Yoga is often considered a great, low-impact form of exercise for people who suffer from chronic conditions like carpal tunnel syndrome. However, yoga can sometimes be too intense, especially in classes that emphasize arm balances that put a lot of pressure on the hands and wrists.
In order to avoid making your condition worse during your yoga class, read on to learn which poses people with carpal tunnel syndrome should do on a regular basis and which ones they should avoid.
Best Yoga Poses
Add more of these poses into your yoga practice, especially at the beginning when your body is still warming up.
This pose allows you to gently stretch the wrists and forearms while also warming up the spine.
To do this pose, start by kneeling on the ground with your wrists under your shoulders and knees under your hips. Pull your abs in toward and keep your back straight. Then, inhale and drop your stomach toward the ground while looking toward the ceiling. As you exhale, tuck your chin and tailbone and round your spine so it forms a “C” shape.
Prayer Pose (Anjali Mudra)
Hold this post the stretch your wrists. If class ever gets too intense, you can do this pose while sitting or standing to take a break and catch your breath.
Simply bring your hands together with your thumbs touching your sternum. Make sure the heels of the hands touch to stretch the wrists. You can also lift your elbows to deepen the stretch a bit more.
Hand-Under-Foot Pose (Padahastasana)
This is a good counter-stretch for cat-cow and prayer pose since your wrists are turned in the opposite direction.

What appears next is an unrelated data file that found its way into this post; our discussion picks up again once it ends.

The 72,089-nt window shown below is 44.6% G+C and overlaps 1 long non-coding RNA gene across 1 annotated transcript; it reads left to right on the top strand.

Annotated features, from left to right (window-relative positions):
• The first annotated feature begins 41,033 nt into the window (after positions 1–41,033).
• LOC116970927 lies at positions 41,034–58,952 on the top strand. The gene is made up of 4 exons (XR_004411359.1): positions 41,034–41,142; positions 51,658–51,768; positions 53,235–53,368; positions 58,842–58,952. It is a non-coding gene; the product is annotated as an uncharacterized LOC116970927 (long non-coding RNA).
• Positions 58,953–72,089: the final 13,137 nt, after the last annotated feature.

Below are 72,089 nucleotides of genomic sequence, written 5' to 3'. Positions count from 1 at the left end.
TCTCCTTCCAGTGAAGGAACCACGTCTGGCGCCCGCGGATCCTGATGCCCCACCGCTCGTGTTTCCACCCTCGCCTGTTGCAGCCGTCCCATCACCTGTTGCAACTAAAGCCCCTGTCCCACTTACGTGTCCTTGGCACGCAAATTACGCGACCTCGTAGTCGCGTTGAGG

Start in a standing position. Separate your feet so they are hip-distance or a little wider. Then, bend from the hips and reach your hands toward the floor. You can bend the knees as much as you need.
Lift the toes and place your hands under the feet with your palms facing up. Your toes should be close to the creases of your wrists.
To deepen the stretch, lean forward a bit on the balls of the feet.
Cow Face Pose (Gomukhasana)
This is a more advanced pose, but it’s helpful for stretching the wrists and forearms.
Start by sitting with your knees bent and the right knee stacked on top of the left.
Reach your left arm up toward the ceiling, then bend the elbow and reach the left hand toward your upper back. Reach behind you with your right arm and try to clasp your hands together. If your hands can’t touch, use a yoga strap to make the pose easier.
Worst Yoga Poses
The following poses are typically more difficult for people with carpal tunnel syndrome. Use caution when practicing any of them and don’t be afraid to modify with blocks or a wall and take a variation that will put less pressure on your hands.
Four-limbed staff pose
Depending on the severity of your condition, you may not need to skip all of these poses. Some, like downward-facing dog and plank, may be fine as long as you’ve warmed up your wrists and hands properly. Listen to your body and back off if you feel any pain.
To make practicing yoga and exercising with carpal tunnel easier, these bonus tips will help you manage your symptoms and continue with your favorite activities:
Wear compression gloves to minimize swelling and soreness
Wear a splint or brace at night
Always let your instructor know about your condition
Arrive to class early and do simple wrist and hand exercises like finger bends, wrist curls with light weights, and stress ball squeezes to warm up
Eat a diet high in anti-inflammatory foods like walnuts, spinach, turmeric, salmon, and colorful fruits and vegetables
Trying to stay active while dealing with carpal tunnel syndrome can be frustrating. But, if you keep these tips in mind and avoid yoga poses and exercises that aggravate the wrists and hands, there’s no reason why you can’t continue doing what you love!